On one of our final days, we come off a mountain and face a decision: Head to Silverton, or take Poughkeepsie Gulch toward Ouray? A sign on the Ouray route warns that high-base 4X4 is needed. That's the way we go. It's a series of descents, each nastier than the last. I take it slow, often getting out to scout ahead. We meet a convoy of modified Jeeps. Two are stuck. One yokel, beer in hand, leans out a window. "You're taking that fancy truck down here? Won't look the same when you get down. If you get down." I wave a desultory hand. Whatever.

The next stretch is worse, and I'm thankful for Descent Control, which brakes the vehicle automatically. Then I come to the last bit, known as "The Wall." It's bad: a series of boulders and slick rock, with a 12-foot drop at a 70-degree angle. A driver has to set up his line and then, basically, just let go. Dad gets out and guides me as best he can. And then, with a held breath, I go for it.

The front tires come off a rock shelf and are briefly in the air. The rear end follows with a hard crash. I steer past boulders. There's a second crash, and then, suddenly, I'm down. I get out. There's damage-a small chunk of paint missing near a wheel well. But I've acquitted myself well. "Nice job, son," says Dad. Hell, I'm 30. But it still feels good.

We camp near the Dolores River. Above my head is a grand miasma of stars. We used to fish here. The spot where we forded the river in the GMC is now a parking lot for hikers, but it's home. Tomorrow we'll drive to Four Corners. I'll spend time visiting family before heading back to Denver on highways. Then back to the big city. But tonight I have big skies. And bigger mountains. is spectral, and a tattered mist crawls up the folds of nearby canyons. Dozens of long-haired sheep gaze down from the hill behind us.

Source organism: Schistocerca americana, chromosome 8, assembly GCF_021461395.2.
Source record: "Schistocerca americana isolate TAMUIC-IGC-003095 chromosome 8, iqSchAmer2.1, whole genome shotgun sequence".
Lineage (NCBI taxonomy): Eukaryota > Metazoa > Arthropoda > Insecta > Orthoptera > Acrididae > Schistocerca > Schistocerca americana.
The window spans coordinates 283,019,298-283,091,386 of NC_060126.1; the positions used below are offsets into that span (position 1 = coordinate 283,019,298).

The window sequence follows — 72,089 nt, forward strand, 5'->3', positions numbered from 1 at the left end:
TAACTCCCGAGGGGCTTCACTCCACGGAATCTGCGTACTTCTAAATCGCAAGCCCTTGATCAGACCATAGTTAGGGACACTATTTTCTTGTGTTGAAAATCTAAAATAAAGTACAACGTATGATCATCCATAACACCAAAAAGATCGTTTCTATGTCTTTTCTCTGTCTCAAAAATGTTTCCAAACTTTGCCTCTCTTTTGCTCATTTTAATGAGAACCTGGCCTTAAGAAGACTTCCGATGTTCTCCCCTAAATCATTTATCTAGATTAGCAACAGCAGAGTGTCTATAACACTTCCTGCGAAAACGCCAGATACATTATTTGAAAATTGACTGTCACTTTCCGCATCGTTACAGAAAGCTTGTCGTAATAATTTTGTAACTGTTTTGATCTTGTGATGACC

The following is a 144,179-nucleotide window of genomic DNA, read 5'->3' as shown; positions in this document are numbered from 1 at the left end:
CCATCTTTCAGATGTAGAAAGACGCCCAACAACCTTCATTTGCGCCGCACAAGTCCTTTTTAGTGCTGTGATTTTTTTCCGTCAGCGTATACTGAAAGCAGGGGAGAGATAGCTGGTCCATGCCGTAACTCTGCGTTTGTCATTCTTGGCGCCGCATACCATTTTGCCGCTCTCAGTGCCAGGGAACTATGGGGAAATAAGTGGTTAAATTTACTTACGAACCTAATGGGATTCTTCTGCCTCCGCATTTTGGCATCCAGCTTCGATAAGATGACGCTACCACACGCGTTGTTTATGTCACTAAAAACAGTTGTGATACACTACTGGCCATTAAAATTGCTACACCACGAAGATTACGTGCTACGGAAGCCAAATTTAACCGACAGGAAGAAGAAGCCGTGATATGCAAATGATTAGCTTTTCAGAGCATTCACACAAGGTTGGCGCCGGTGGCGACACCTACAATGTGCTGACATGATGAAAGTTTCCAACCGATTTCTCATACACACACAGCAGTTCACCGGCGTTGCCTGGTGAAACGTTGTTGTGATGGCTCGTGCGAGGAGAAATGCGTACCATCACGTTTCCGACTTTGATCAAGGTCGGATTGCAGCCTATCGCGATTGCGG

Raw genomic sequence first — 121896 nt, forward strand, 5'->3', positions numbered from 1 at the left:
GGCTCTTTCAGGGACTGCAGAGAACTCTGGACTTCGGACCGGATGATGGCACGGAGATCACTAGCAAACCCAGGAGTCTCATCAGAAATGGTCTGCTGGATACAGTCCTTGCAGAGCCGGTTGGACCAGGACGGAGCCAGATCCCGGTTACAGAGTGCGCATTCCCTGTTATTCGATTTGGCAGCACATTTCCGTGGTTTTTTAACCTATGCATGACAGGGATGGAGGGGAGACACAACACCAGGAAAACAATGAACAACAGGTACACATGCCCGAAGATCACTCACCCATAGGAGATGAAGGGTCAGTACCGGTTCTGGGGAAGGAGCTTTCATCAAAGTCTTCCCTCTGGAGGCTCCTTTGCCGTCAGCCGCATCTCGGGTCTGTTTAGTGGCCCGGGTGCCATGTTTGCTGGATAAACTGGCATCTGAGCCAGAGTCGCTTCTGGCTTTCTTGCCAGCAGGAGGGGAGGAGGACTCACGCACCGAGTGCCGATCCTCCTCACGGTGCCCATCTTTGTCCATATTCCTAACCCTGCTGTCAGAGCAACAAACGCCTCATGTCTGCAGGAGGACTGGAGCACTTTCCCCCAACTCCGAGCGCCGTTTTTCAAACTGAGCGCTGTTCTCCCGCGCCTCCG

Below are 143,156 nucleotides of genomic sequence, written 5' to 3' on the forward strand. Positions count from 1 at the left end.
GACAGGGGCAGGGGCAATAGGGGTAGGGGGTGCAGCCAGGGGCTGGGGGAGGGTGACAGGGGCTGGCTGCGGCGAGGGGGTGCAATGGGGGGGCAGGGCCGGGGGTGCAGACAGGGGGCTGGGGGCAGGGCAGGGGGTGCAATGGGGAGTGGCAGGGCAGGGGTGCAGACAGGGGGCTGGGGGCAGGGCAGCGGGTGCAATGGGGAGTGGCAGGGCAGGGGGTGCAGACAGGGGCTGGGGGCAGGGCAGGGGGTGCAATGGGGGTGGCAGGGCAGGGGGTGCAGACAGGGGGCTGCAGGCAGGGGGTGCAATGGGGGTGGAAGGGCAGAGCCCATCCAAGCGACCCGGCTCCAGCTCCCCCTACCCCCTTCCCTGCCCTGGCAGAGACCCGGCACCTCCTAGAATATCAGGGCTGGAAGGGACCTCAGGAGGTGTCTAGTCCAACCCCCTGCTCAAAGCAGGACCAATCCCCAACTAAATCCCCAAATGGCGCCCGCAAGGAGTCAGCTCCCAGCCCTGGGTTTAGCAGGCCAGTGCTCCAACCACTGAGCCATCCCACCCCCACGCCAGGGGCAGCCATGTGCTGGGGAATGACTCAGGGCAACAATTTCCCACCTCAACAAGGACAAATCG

We camp near Silverton and hang out at the Miners Tavern, drinking cheap beer and playing pool. Another night we camp near Ouray. The mountain towns have a life of their own, but each morning I am pleased to put the Rover in 4X4 and move on.

On one of our final days, we come off a mountain and face a decision: Head to Silverton, or take Poughkeepsie Gulch toward Ouray? A sign on the Ouray route warns that high-base 4X4 is needed. That's the way we go. It's a series of descents, each nastier than the last. I take it slow, often getting out to scout ahead. We meet a convoy of modified Jeeps. Two are stuck. One yokel, beer in hand, leans out a window. "You're taking that fancy truck down here? Won't look the same when you get down. If you get down." I wave a desultory hand. Whatever.

The next stretch is worse, and I'm thankful for Descent Control, which brakes the vehicle automatically. Then I come to the last bit, known as "The Wall." It's bad: a series of boulders and slick rock, with a 12-foot drop at a 70-degree angle. A driver has to set up his line and then, basically, just let go. Dad gets out and guides me as best he can. And then, with a held breath, I go for it.

The front tires come off a rock shelf and are briefly in the air. The rear end follows with a hard crash. I steer past boulders. There's a second crash, and then, suddenly, I'm down. I get out. There's damage-a small chunk of paint missing near a wheel well. But I've acquitted myself well. "Nice job, son," says Dad. Hell, I'm 30. But it still feels good.

We camp near the Dolores River. Above my head is a grand miasma of stars. We used to fish here. The spot where we forded the river in the GMC is now a parking lot for hikers, but it's home. Tomorrow we'll drive to Four Corners. I'll spend time visiting family before heading back to Denver on highways. Then back to the big city. But tonight I have big skies. And bigger mountains.

Related